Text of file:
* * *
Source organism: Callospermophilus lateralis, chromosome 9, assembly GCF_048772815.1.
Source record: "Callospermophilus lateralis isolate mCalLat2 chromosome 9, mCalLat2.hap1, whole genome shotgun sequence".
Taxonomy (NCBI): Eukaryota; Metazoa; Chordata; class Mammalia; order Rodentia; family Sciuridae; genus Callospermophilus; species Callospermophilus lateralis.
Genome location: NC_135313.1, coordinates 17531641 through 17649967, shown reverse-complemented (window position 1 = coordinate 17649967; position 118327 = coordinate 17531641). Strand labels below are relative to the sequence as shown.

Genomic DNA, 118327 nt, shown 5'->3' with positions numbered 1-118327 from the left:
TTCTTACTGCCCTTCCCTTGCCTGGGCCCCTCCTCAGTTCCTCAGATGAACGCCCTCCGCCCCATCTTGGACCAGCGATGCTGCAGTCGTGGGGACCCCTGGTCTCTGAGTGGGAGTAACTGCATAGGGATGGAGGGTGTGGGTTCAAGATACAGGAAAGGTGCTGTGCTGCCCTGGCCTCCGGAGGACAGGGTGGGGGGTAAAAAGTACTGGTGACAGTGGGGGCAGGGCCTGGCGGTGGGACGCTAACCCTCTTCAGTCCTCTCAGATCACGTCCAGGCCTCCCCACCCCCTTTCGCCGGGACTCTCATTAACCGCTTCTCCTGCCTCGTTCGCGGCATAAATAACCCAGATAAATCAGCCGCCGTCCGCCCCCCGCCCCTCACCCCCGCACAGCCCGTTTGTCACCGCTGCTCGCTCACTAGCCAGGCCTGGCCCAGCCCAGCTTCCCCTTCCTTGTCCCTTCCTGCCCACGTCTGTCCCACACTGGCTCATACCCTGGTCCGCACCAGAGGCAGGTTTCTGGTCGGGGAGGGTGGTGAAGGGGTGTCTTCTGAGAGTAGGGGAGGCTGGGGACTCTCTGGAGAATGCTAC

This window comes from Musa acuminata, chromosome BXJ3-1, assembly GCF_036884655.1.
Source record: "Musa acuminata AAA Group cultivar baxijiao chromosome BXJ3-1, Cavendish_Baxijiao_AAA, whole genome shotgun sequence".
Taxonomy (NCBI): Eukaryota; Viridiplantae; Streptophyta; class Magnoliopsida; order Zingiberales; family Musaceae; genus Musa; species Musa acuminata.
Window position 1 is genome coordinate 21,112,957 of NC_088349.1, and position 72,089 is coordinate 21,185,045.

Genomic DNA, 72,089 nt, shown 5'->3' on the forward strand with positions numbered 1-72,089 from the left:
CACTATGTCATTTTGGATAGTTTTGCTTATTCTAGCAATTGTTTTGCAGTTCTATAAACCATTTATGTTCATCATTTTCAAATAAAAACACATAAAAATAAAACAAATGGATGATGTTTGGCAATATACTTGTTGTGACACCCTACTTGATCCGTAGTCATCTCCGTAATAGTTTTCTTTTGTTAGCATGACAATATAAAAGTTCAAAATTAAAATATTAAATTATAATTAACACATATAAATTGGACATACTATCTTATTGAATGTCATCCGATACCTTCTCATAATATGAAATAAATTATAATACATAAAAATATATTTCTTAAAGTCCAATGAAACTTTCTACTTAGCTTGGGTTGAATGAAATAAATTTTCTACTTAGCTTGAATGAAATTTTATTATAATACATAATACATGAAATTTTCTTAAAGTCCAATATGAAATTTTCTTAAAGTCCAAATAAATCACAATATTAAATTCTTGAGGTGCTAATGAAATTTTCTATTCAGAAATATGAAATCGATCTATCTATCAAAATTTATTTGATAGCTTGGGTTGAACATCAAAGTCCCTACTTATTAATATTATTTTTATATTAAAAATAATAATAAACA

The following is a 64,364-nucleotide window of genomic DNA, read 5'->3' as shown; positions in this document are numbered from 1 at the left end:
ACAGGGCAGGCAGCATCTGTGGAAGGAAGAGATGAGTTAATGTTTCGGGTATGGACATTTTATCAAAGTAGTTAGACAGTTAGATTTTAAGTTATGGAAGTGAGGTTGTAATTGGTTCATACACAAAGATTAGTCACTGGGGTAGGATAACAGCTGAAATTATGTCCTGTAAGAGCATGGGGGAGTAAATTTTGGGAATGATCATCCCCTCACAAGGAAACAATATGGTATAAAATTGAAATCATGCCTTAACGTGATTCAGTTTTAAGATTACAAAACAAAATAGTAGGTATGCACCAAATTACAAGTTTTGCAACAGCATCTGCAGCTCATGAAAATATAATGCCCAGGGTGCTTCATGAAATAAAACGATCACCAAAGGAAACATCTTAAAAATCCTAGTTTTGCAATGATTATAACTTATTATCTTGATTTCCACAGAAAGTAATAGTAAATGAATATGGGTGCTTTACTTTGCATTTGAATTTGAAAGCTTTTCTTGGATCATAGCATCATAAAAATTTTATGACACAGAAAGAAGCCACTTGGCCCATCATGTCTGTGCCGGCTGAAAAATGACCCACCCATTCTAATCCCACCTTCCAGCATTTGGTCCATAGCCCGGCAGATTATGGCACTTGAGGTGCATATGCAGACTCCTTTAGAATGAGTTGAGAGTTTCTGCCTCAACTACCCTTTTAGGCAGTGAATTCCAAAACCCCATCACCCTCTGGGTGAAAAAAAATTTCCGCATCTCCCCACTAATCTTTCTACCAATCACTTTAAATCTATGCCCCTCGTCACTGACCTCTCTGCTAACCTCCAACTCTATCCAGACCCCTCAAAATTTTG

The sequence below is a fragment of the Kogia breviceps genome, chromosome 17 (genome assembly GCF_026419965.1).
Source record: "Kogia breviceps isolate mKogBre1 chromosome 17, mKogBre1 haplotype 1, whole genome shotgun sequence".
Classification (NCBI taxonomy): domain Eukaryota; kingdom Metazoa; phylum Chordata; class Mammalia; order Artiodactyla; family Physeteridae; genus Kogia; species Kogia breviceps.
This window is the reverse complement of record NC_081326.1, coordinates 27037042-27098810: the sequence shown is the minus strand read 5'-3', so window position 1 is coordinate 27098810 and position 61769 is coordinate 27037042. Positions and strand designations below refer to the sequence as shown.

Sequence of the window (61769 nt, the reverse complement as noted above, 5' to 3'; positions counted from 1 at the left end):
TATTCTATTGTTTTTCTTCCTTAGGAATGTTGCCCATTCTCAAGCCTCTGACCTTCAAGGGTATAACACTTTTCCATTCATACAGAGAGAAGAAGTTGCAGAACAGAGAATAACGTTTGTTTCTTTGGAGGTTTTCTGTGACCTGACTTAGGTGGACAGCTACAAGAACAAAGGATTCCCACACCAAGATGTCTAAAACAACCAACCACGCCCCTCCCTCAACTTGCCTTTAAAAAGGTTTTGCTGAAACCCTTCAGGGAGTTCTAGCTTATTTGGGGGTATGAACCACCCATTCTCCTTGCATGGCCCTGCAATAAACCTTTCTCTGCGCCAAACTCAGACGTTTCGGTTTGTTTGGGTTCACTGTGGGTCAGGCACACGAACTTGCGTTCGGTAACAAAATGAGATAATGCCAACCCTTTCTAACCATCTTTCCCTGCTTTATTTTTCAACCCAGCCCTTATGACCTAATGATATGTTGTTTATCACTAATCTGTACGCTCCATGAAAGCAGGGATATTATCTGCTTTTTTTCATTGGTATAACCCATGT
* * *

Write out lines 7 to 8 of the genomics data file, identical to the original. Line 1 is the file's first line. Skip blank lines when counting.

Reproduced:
This window comes from Musa acuminata, chromosome BXJ3-1, assembly GCF_036884655.1.
Source record: "Musa acuminata AAA Group cultivar baxijiao chromosome BXJ3-1, Cavendish_Baxijiao_AAA, whole genome shotgun sequence".